The official guidelines dictate that UAG needs to be installed on a "clean" server, with no other applications installed on it. This might be somewhat over-protective. This doesn't mean you can't have an Anti-Virus running on the server—on the contrary, having an AV product is a great idea. However, to decrease the likelihood of an installation failure, it's best to start with a server that's clean, if possible. "Clean", in our book, doesn't mean a server that was loaded with stuff, and that stuff has been uninstalled. If your organization mandates certain software to be installed on every server, like a remote-management agent or hardware-specific software, these should not be seen as a deal breaker, and installation should still run smoothly. Keep in mind, though, that if it fails, Microsoft Support may request that you retry it with a clean server.
Another requirement for installation of UAG is Administrative rights. This should be a no-brainer for most administrators, though we have seen cases where it has been missed. The computer can be a stand-alone server, or a Domain member, but if it is a domain member, then the installation needs to be done while logged on to the server as a domain user with local administrative permissions.
It's very important to correctly define the computer's Network configuration, computer name and domain membership before starting the installation, as some of these settings are difficult or impossible to change afterwards. You should have two Network cards installed – one for the "external" network, and one for the "internal" one. The external could connect to the DMZ, and you can rename the network cards at any point, but the following need to be configured:
IP addresses for each network interface
Subnet mask for each network interface
DNS for at least one of the network interfaces (most organizations would use their internal DNS, and so configure that only on the internal NIC)
Default Gateway on only one of the interfaces, usually the external interface.
If the computer name is some random string generated by your system deployment automation, make sure you set the server name to a permanent one, and if it is to be a domain member, join it to the domain first.
An installation option favoured by many organizations these days is a virtual-machine based installation . This has many advantages – it allows easy change control via Snapshots or saved-states, as well as setting up a warm backup server easily. One must keep in mind, though, that this might have an impact on the server performance, as a guest machine is inherently weaker than its host, and this might introduce risks, especially in the Network Performance arena. When considering using a virtual machine, one must keep in mind that not all virtualization platforms are the same. Certain platforms are incompatible with UAG, so you should consult the Windows Server Virtualization Validation Program (SVVP) to make sure yours is supported. Don't take this lightly, as using an unsupported platform can cause serious problems. The SVVP validation website is here: http://www.windowsservercatalog.com/svvp.aspx?svvppage=svvpwizard.htm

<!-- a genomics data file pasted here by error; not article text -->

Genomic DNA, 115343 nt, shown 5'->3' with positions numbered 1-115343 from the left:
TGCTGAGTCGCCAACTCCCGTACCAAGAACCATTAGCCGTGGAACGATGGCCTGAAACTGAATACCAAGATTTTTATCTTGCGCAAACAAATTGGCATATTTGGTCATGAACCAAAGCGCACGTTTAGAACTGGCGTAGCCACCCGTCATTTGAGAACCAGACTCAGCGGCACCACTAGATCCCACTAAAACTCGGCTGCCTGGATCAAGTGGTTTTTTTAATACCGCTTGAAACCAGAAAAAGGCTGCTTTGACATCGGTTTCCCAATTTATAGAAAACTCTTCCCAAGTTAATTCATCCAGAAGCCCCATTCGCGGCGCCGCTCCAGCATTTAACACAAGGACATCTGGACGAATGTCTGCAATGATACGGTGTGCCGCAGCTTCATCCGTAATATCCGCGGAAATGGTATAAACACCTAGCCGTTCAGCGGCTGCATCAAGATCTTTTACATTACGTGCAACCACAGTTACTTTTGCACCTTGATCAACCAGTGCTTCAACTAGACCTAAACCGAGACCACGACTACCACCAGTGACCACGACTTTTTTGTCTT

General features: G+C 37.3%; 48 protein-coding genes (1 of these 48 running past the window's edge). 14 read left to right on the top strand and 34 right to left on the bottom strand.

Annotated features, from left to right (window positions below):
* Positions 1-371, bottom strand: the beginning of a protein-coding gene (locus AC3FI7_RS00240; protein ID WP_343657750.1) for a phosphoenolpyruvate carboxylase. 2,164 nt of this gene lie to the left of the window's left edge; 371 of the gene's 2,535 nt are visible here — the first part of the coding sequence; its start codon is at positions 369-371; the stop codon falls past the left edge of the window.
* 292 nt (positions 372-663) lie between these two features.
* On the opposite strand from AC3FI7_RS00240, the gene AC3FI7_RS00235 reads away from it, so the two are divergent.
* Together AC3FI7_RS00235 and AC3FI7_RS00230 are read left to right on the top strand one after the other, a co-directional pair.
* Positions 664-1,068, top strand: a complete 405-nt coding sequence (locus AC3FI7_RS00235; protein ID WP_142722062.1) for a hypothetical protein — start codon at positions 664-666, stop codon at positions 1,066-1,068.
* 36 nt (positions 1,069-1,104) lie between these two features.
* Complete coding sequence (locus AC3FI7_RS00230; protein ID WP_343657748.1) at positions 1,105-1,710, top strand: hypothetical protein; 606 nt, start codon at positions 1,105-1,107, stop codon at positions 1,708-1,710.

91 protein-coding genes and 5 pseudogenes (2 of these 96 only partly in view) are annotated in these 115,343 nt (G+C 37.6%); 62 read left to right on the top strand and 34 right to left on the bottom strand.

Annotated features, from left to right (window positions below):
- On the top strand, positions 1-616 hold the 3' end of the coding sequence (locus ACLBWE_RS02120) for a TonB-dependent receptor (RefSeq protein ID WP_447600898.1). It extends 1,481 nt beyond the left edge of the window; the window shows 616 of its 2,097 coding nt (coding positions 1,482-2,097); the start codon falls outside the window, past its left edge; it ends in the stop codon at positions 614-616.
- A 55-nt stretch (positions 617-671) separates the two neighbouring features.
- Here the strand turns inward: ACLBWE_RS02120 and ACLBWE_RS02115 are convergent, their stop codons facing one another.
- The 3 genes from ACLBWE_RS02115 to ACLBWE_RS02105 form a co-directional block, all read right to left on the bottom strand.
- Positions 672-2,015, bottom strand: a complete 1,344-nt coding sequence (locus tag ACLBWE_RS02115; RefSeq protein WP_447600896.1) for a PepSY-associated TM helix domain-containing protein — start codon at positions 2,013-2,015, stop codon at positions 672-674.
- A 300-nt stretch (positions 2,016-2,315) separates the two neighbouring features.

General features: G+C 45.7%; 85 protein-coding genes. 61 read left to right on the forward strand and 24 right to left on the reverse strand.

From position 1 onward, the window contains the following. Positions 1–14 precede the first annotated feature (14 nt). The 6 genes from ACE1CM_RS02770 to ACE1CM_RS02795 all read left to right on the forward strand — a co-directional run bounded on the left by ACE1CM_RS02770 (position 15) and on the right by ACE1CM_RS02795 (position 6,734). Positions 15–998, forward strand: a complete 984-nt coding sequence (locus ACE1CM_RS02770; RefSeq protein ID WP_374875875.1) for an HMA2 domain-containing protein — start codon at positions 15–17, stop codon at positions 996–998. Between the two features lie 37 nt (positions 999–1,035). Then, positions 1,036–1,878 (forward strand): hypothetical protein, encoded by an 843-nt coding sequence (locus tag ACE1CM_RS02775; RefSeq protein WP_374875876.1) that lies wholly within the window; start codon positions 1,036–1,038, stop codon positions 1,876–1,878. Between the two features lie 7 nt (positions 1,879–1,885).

Lastly, many organizations have their server hardware located in remote or secure server rooms, with management being done remotely. If that is the situation in your case, keep in mind that the installation of UAG affects the server's networking, and the installation might sever communications with the computer, since as part of the UAG installation, TMG is installed and launched. You might find yourself thrown off the RDP session and unable to reconnect to the server. We recommend you prepare a plan to gain physical access to the server in that case.
Since UAG is installed on top of Windows Server 2008 R2, the hardware requirements are combined with those of R2. The primary requirement for R2 is having a 64 Bit processor and 32 GB of free disk space, and that's easy enough to get these days. UAG's minimal requirements are that the processor is a dual-core one, running at 2.66 GHz or faster, 4 GB of memory, and an extra 2.5 GB of disk space.
In reality, UAG can run on weaker systems, so if you just need to install it temporarily for a proof-of-concept or for training purposes, you could get away with a lot less (though installing it on a Commodore-64 is really taking it too far). For production environments, the stronger the better, especially with memory size, as going with the bare minimum may limit the number of concurrent users the server can handle.
If you were hoping to learn here how many concurrent users the server can support, you're in for a disappointment. While some other server software has a very linear model for client support, UAG's performance varies significantly by the type of applications that are published and the way users use them. For example, RDP applications transfer a lot of data back-and-forth between the client and the target internal server, so that would put more stress on the UAG server compared to a typical intranet, mostly-text web portal. The only way to know with a reasonable amount of certainty how many users your server can support is with a baseline performance analysis. That would include analyzing typical user activity and simulating multiple users in a test-environment, while using the built-in Performance Monitor to see how things are going. Doing performance analysis is not easy, and there's always a risk of miscalculating, but be wary of skipping this just because a sales person claims your server can support "thousands" or "millions" of users. We have seen quite a few deployments where the customer found out too late that they require more servers, and that was not only costly, but also quite frustrating and embarrassing to all parties involved